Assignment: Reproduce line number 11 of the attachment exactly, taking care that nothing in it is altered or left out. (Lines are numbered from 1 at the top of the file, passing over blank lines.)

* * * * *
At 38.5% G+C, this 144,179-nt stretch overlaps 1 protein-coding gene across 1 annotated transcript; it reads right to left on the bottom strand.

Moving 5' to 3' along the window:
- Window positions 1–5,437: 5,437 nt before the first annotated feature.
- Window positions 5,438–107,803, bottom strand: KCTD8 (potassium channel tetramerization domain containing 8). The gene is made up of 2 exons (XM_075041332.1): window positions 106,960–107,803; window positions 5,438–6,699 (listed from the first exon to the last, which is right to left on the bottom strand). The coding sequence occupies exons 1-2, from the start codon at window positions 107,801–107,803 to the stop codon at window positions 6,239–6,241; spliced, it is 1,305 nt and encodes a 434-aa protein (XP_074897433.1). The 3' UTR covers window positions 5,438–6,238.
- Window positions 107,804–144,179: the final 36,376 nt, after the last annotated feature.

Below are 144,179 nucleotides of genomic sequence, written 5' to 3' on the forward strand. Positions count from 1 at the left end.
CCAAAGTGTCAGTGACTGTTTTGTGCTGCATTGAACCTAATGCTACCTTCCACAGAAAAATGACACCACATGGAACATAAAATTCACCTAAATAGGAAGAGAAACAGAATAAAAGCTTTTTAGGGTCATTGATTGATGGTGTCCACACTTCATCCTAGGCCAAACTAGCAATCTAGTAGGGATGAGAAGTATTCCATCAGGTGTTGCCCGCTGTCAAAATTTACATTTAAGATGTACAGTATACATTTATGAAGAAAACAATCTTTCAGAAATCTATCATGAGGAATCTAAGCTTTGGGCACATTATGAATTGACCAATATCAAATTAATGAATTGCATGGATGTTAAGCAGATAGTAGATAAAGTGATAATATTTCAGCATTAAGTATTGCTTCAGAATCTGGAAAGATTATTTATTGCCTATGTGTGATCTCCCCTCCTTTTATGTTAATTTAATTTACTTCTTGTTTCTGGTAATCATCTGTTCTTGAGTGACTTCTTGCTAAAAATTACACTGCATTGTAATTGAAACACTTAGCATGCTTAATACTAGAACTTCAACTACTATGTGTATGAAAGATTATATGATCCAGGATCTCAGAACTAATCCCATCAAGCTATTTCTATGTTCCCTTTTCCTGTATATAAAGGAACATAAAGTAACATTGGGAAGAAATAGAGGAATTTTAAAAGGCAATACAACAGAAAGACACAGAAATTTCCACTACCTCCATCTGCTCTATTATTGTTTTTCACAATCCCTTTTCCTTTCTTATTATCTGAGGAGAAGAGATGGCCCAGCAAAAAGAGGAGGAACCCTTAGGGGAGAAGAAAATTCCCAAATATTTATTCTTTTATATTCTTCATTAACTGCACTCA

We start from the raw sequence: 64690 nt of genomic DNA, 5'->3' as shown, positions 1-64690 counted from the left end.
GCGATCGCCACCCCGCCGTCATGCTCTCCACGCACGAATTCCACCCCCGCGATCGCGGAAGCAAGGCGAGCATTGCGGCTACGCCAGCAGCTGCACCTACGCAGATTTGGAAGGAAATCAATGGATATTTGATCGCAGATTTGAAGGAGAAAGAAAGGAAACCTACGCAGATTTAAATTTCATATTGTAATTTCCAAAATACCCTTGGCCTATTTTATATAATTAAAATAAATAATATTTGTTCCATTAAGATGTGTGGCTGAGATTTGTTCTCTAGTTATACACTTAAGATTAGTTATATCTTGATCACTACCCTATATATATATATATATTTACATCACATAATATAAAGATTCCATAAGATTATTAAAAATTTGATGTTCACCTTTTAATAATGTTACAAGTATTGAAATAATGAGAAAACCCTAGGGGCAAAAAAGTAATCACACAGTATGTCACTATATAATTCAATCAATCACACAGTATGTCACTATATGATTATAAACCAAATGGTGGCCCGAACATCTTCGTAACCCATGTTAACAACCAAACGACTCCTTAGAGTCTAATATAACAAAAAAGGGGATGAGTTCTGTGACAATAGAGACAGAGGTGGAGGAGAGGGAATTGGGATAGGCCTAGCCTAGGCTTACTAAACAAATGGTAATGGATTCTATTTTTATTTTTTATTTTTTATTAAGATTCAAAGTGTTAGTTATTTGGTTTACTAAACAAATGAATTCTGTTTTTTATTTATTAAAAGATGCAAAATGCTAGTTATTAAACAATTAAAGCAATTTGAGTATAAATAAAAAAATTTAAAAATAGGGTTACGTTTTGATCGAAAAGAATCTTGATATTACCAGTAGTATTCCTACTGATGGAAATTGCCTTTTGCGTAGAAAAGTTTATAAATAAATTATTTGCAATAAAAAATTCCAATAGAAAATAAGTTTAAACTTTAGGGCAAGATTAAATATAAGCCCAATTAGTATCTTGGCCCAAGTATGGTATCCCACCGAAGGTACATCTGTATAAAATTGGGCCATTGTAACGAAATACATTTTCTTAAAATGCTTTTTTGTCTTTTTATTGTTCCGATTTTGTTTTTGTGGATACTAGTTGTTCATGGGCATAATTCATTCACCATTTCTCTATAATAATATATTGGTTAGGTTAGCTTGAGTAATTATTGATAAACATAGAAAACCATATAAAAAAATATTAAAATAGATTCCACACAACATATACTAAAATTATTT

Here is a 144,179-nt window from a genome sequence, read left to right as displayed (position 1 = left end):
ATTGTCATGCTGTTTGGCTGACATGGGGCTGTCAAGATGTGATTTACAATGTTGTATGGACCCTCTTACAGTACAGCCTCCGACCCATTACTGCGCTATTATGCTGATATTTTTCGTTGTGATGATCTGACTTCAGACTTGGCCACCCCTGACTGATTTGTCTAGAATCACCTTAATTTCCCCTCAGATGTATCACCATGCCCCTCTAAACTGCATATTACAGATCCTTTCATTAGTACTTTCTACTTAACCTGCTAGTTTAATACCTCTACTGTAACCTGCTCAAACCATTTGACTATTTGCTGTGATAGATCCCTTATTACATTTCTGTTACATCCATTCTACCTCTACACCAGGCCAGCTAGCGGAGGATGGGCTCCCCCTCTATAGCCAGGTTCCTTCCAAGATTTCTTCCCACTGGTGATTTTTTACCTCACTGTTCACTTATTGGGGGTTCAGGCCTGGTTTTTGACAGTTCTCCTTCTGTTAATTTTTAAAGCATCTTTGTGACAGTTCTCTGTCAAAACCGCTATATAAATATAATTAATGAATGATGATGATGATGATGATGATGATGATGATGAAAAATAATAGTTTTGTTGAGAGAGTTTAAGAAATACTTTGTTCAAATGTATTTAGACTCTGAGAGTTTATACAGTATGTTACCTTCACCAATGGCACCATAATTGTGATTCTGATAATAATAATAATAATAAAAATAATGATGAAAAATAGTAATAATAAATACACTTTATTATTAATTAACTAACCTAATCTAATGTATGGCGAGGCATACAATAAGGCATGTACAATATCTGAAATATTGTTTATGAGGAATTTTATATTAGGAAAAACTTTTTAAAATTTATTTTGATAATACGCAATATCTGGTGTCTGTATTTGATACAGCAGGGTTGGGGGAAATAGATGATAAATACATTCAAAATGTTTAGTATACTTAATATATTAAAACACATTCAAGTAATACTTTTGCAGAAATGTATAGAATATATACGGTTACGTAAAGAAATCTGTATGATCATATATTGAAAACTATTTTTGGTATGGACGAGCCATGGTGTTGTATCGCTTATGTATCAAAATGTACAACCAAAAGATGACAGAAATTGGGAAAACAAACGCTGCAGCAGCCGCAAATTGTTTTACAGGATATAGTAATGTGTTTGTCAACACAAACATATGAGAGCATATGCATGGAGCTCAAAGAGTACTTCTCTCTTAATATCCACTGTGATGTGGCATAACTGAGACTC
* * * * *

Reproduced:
ATTGTCATGCTGTTTGGCTGACATGGGGCTGTCAAGATGTGATTTACAATGTTGTATGGACCCTCTTACAGTACAGCCTCCGACCCATTACTGCGCTATTATGCTGATATTTTTCGTTGTGATGATCTGACTTCAGACTTGGCCACCCCTGACTGATTTGTCTAGAATCACCTTAATTTCCCCTCAGATGTATCACCATGCCCCTCTAAACTGCATATTACAGATCCTTTCATTAGTACTTTCTACTTAACCTGCTAGTTTAATACCTCTACTGTAACCTGCTCAAACCATTTGACTATTTGCTGTGATAGATCCCTTATTACATTTCTGTTACATCCATTCTACCTCTACACCAGGCCAGCTAGCGGAGGATGGGCTCCCCCTCTATAGCCAGGTTCCTTCCAAGATTTCTTCCCACTGGTGATTTTTTACCTCACTGTTCACTTATTGGGGGTTCAGGCCTGGTTTTTGACAGTTCTCCTTCTGTTAATTTTTAAAGCATCTTTGTGACAGTTCTCTGTCAAAACCGCTATATAAATATAATTAATGAATGATGATGATGATGATGATGATGATGATGATGAAAAATAATAGTTTTGTTGAGAGAGTTTAAGAAATACTTTGTTCAAATGTATTTAGACTCTGAGAGTTTATACAGTATGTTACCTTCACCAATGGCACCATAATTGTGATTCTGATAATAATAATAATAATAAAAATAATGATGAAAAATAGTAATAATAAATACACTTTATTATTAATTAACTAACCTAATCTAATGTATGGCGAGGCATACAATAAGGCATGTACAATATCTGAAATATTGTTTATGAGGAATTTTATATTAGGAAAAACTTTTTAAAATTTATTTTGATAATACGCAATATCTGGTGTCTGTATTTGATACAGCAGGGTTGGGGGAAATAGATGATAAATACATTCAAAATGTTTAGTATACTTAATATATTAAAACACATTCAAGTAATACTTTTGCAGAAATGTATAGAATATATACGGTTACGTAAAGAAATCTGTATGATCATATATTGAAAACTATTTTTGGTATGGACGAGCCATGGTGTTGTATCGCTTATGTATCAAAATGTACAACCAAAAGATGACAGAAATTGGGAAAACAAACGCTGCAGCAGCCGCAAATTGTTTTACAGGATATAGTAATGTGTTTGTCAACACAAACATATGAGAGCATATGCATGGAGCTCAAAGAGTACTTCTCTCTTAATATCCACTGTGATGTGGCATAACTGAGACTC